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William Shakespeare was born into a world of words that took him from cold, stone castles in Scotland to the bustling cities of Italy and the high seas of colonial change. An emblem of the Renaissance, the Bard of Avon was not only the conqueror of his own mind and pen, but also of the language of his own social, political, and religious reality. His theatre, the epic Globe, mirrors the stories of the early, bustling London and ever-morphing England in the duration of its own life, from plank and dirt to flame and fame.
By 1598, Richard Burbage was the practicing don of the London theatre world, extending his fingertips for production all over the lively center of British commerce and governance. His players, a collection of all-male actors, were widely recognized throughout the theatre world, one of the only sources of popular entertainment.
Burbage produced the works of a variety of writers, including William Shakespeare, in his own space called "The Theatre." That year, however, Burbage ordered his company to pull down The Theatre and remove its timber to Bankside.
London was ripe with theaters, including the Hope, Theatre Royal at Whitehall, The Fortune, and The Blackfriars, among others.
Bankside was home to the most elite of all of these, The Rose and The Bear-Garden. There, on the southern shore of the Thames, Burbage ordered the popular carpenter Peter Street to erect a new playhouse. Burbage decorated the new theatre with an embellished sign depicting that classic Ayn Rand image of Atlas, bearing the globe on his shoulders, underlined by the legend: "Totus Mundus Agit Histrionem." A whole world of players did exist inside the wooden walls of the open-air theatre, where the Lord Chamberlain's Men mad their new home.
The Globe itself was an open-air, octagonal building the space of which is most largely occupied by its own stage. The building measured approximately 100 feet in diameter, of which the stage alone consumed 43 feet in width and 38 in depth.
The staging area itself was augmented by rudimentary trap doors in the flooring and overhead rigging to allow for production, and the scenery for each play was simple; unlike today, no garish painted trees cowered over the stage, instead, a mere sign would read "this is a forest."
It was from this unimposing medium, however, that the Bard's interminable works premiered. A small theatre with stadium seating and a thatched roof begot some of the greatest drama in history.
For all its material poverty, the Globe was still able to give esteem to the plays of Shakespeare, and even he noted the irony of such masterpieces premiering on "this unworthy scaffold," as he called it (Henry V, prologue to Act IV).
Such preeminent works on such a meager stage was not at all unusual at the time, though, as Europe as a whole was serving the same purpose on the larger social scale. Shakespeare made his debut as the historically undisputed king of Renaissance drama in England as the Renaissance took hold at a time when a marked dearth of literary excellence had engulfed not only the northern isle, but also much of Europe.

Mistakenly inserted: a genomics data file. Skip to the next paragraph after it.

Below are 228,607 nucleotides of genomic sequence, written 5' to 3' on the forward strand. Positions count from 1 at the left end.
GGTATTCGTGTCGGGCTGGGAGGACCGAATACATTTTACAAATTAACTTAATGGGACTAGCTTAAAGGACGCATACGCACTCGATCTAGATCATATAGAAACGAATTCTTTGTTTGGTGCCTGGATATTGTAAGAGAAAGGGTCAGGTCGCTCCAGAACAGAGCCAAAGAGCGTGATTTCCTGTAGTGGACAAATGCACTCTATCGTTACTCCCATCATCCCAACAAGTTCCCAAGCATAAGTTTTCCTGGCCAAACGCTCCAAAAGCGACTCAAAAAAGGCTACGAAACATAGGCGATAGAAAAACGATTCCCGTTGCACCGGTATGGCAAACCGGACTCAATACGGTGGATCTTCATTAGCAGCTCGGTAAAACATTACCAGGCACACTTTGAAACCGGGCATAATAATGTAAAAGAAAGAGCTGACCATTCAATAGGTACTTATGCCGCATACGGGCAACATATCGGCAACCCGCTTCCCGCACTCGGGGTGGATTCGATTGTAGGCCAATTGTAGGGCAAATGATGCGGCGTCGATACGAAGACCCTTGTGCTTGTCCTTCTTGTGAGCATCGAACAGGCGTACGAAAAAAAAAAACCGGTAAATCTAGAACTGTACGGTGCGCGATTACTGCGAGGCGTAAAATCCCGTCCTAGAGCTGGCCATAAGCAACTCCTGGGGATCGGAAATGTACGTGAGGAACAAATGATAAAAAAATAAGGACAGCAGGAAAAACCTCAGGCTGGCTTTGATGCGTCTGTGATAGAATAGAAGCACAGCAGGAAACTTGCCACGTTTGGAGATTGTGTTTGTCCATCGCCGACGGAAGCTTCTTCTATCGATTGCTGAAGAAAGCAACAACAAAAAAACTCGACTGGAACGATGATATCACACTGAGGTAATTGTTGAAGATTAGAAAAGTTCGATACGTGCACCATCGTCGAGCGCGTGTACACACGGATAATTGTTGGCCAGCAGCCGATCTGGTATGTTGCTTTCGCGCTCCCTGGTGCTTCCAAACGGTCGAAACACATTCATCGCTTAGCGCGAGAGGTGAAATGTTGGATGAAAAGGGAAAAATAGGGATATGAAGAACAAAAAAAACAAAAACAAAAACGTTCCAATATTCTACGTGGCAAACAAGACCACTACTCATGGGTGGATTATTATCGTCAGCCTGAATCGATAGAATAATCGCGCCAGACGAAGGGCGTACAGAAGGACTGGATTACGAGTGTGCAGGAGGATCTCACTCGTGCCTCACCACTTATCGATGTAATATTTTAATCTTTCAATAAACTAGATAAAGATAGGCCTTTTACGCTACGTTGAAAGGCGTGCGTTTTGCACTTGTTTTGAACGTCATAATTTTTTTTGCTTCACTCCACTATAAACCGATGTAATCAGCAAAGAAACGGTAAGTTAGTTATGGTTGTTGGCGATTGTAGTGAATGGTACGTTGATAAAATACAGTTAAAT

The Renaissance, French for "rebirth," was the dawn of early modern Europe as from Italy north, the ancient classical texts, learning, law, arts, and sciences grabbed hold of a continent in transition from the Middle Ages to a new era. The Renaissance began in earnest in Italy in the fourteenth century, but spread north to France under the auspice of Frances I, who had invaded Italy. While Frances I embraced artists like Da Vinci, the theories behind their movements in Italy took hold of writers and thinkers as well, like Rabelais. As universities rooted themselves in new thought processes, and the idea of thought recaptured the imagination of Europe as a whole, the status quo naturally came into question. The Protestant Reformation began with Luther, whose daring probe of the Catholic Church furthered the spread of knowledge, ideas, and the rekindled intellectual spirit marking the era.
The Low Countries of Germany were next in line as the rebirth of intellect swept Europe, and as the popularity of the Venetian school style swept northward, the winds of change, too, came to England. Writers like John Milton and Christopher Marlow wrote alongside Shakespeare, sometimes struggling in competition as the Elizabethan era ushered the Renaissance into England. The reign of Elizabeth, "Good Queen Bess," occurred during a brief period of calm in Tudor England in which the country's view was largely introverted and non-militaristic. The English Reformation was at an end, and the polarized, broiling turmoil between Protestants and Catholics and Parliament and monarchy had not yet engulfed the state.